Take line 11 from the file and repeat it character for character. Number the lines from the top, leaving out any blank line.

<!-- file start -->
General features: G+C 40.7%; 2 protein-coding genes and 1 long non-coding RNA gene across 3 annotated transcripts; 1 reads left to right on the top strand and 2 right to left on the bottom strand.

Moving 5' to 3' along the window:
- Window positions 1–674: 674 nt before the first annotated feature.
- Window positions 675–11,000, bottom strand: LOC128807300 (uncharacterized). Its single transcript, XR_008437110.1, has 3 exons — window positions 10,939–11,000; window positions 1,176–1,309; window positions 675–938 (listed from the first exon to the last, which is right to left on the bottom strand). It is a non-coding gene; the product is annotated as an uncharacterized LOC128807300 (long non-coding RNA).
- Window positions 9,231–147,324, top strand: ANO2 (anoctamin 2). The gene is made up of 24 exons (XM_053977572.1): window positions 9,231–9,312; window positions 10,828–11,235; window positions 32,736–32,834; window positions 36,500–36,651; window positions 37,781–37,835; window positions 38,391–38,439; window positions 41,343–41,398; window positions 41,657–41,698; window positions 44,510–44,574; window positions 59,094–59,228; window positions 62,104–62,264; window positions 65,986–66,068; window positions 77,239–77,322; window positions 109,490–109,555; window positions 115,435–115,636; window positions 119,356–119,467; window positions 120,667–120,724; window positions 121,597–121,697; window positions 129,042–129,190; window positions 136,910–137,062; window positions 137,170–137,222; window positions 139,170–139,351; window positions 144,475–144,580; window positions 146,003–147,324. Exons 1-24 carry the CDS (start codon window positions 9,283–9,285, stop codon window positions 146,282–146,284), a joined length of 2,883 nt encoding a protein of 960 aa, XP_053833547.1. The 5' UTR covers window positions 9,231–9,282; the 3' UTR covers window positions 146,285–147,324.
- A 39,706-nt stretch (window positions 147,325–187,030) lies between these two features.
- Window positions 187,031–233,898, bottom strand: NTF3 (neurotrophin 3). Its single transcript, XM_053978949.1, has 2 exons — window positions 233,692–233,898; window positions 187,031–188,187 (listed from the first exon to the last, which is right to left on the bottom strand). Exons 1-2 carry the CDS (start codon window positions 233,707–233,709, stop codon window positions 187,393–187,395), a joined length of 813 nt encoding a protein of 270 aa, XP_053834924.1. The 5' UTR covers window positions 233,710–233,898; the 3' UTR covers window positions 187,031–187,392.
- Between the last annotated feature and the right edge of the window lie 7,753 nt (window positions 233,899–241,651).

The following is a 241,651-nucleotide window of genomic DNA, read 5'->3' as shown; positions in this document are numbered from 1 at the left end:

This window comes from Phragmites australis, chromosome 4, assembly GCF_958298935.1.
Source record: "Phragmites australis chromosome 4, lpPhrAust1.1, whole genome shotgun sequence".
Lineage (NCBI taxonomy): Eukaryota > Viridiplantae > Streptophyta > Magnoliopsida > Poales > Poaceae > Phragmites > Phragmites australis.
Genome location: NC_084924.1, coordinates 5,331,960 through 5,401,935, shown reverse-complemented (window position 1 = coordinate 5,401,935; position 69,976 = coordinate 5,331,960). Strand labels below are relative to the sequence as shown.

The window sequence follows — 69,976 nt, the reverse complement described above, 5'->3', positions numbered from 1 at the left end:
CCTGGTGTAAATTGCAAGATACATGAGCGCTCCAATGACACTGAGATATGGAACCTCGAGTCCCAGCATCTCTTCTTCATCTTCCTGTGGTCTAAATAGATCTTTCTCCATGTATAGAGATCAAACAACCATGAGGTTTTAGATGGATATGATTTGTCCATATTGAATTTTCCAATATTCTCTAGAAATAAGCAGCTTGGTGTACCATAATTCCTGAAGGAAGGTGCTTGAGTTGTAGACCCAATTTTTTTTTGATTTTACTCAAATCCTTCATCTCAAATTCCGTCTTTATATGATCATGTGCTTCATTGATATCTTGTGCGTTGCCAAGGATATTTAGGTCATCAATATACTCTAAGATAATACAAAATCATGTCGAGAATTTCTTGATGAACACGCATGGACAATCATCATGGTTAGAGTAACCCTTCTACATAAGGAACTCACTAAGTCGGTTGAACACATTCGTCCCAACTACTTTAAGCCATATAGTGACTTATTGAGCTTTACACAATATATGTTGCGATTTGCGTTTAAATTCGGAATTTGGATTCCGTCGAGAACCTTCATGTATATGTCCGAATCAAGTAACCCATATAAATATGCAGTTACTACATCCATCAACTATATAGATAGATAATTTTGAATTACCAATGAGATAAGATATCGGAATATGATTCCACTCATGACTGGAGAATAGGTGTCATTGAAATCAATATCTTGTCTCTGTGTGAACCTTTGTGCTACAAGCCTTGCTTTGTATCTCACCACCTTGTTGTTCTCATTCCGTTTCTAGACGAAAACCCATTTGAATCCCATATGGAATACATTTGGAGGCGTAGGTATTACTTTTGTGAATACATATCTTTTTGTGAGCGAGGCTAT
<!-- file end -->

Source record: "Phragmites australis chromosome 4, lpPhrAust1.1, whole genome shotgun sequence".